69. 69. Liberty Loop Northern Sussex County Description: largemarshlands, wetlands, riparian, and scrub areasurrounded by forest What to see: when not frozen – ducks, sandpipers.Also, Northern Harrier, Rough-legged Hawk Short-eared Owl, sparrows Excellent place overall any time of year. One of onlyplaces good for Rough-legged Hawk in NJ Walk the loop (2 miles)
  70. 70. Alpha Grasslands
  71. 71. Alpha Grasslands Warren County NJ Description: one of only “grassland” type habitats inthe state Good for Larks, buntings, and other grasslandspecies Farmland alongside a road –simply park along roadand wander up and down road – don‟t go on grass asits private property
  72. 72. Brigantine
  73. 73. Brigantine Atlantic County Description: Huge tidal marsh and shoreline wetland What to see: when not frozen, huge #s ofshorebirds, sandpipers, and allies Also, wintering hawks, sparrows, winteringshorebirds $5 donation – drive your car around the several mileloop, pulling over to get out and scan Scope necessary
  74. 74. Cape May
  75. 75. Cape May Cape May County Description: best place to birdwatch in NJ, possiblein North America Perfect location for nearly all migrants Lots of different habitats –shoreline, wetlands, riparian, fields, scrubs, sanddune forest, etc. In Winter: rare wintering birds, hawks, grasslandspecies, ducks, shorebirds, ocean birds, etc.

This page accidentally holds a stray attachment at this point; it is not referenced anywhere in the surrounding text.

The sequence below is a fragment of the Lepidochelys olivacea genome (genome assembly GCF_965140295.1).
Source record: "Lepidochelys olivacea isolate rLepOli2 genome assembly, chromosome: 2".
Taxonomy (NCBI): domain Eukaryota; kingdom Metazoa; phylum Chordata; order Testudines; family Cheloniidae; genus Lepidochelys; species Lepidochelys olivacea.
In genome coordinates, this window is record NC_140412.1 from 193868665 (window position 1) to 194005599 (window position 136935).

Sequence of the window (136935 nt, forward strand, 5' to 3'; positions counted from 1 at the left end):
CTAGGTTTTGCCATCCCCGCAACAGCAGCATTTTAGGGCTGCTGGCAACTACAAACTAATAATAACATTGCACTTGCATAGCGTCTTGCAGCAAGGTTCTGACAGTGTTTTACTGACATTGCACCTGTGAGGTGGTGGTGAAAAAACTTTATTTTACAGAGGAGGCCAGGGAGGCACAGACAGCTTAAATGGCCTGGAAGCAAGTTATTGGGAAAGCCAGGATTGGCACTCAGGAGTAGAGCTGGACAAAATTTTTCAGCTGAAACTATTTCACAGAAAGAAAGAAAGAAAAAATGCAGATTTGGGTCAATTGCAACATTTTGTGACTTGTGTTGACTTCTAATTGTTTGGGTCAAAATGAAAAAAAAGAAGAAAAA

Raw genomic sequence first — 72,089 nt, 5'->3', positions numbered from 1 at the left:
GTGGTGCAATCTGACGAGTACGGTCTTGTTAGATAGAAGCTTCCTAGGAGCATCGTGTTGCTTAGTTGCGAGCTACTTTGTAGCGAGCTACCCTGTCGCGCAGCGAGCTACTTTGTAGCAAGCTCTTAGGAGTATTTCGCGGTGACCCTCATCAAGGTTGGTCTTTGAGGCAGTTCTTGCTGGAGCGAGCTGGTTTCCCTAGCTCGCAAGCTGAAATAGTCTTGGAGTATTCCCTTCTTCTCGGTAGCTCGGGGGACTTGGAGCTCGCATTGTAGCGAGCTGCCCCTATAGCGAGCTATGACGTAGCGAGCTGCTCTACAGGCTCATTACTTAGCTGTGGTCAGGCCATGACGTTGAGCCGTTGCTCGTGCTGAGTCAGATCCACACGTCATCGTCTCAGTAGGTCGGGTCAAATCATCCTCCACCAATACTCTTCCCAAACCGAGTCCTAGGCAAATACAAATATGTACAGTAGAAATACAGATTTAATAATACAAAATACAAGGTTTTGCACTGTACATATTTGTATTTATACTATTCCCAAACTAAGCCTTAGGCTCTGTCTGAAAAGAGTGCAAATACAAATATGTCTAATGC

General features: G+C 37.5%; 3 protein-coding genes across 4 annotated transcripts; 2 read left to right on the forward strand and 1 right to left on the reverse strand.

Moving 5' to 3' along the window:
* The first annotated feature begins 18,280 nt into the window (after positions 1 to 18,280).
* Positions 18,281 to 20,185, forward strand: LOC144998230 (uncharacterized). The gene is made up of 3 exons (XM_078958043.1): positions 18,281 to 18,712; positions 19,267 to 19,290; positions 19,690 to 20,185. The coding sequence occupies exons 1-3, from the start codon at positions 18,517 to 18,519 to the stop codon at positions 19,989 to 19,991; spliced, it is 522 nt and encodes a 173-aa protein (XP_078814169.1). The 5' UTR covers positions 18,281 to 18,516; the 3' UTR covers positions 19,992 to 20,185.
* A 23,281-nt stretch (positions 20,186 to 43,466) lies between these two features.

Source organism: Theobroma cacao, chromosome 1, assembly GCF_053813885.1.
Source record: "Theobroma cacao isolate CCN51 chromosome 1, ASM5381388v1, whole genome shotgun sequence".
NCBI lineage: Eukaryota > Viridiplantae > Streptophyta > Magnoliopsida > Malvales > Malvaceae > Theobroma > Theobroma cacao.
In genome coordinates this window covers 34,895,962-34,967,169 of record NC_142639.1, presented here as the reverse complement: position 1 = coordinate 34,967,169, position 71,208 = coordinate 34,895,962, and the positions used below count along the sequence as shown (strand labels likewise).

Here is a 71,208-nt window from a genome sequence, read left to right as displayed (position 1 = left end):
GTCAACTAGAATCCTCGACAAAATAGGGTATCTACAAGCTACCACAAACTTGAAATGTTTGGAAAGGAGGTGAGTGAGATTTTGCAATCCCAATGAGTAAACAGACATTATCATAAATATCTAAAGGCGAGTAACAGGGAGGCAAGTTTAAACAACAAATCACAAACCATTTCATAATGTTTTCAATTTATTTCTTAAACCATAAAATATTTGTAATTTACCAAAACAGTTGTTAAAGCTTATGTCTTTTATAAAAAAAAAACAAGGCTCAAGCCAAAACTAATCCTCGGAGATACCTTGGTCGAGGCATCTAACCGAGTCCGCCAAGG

76. 76. Good Books Peterson‟s Guide Sibley‟s Guide Bird Finding in New Jersey Stokes Audio Field Guide
  77. 77. Bird Watching Clubs and Environmental Centers Sussex County Bird Club Cape May Bird Observatory Great Swamp Sandy Hook Essex County Environmental Center Tenafly Nature Center Sherman-Hoffman
  78. 78. Online Resources Online Guides / GeneralInfo AllAboutBirds – online guidefrom Cornell Labs eNature – guide to manyanimals, plants Weather / Predictions Woodcreeper blog - Birding forecast blog, Cape May Bird - Informative / Reports /Sightings Voice of NJ Audubon Birdingonthenet Jerseybirds Sussex County bird club Rare Bird Alert (online ANDHotline) Meadowlands CommissionBlog - Delaware Valley - eBird
  79. 79. Events Linked with Birdwatching Christmas Bird Count World Series of Birding Great Backyard Bird Count Pelagics ABA Big Day
  80. 80. Local and NJ Events Pelagics Bird walks Nature Conservancy NJ Audubon Great Swamp Sherman-Hoffman Sussex County Bird Club Meadowlands Commission
  81. 81. Birdwatching Groups National Organizations Audubon Society NJ Chapter American BirdingAssociation Local Sussex County Bird Club Friends of the GreatSwamp Scherman-Hoffman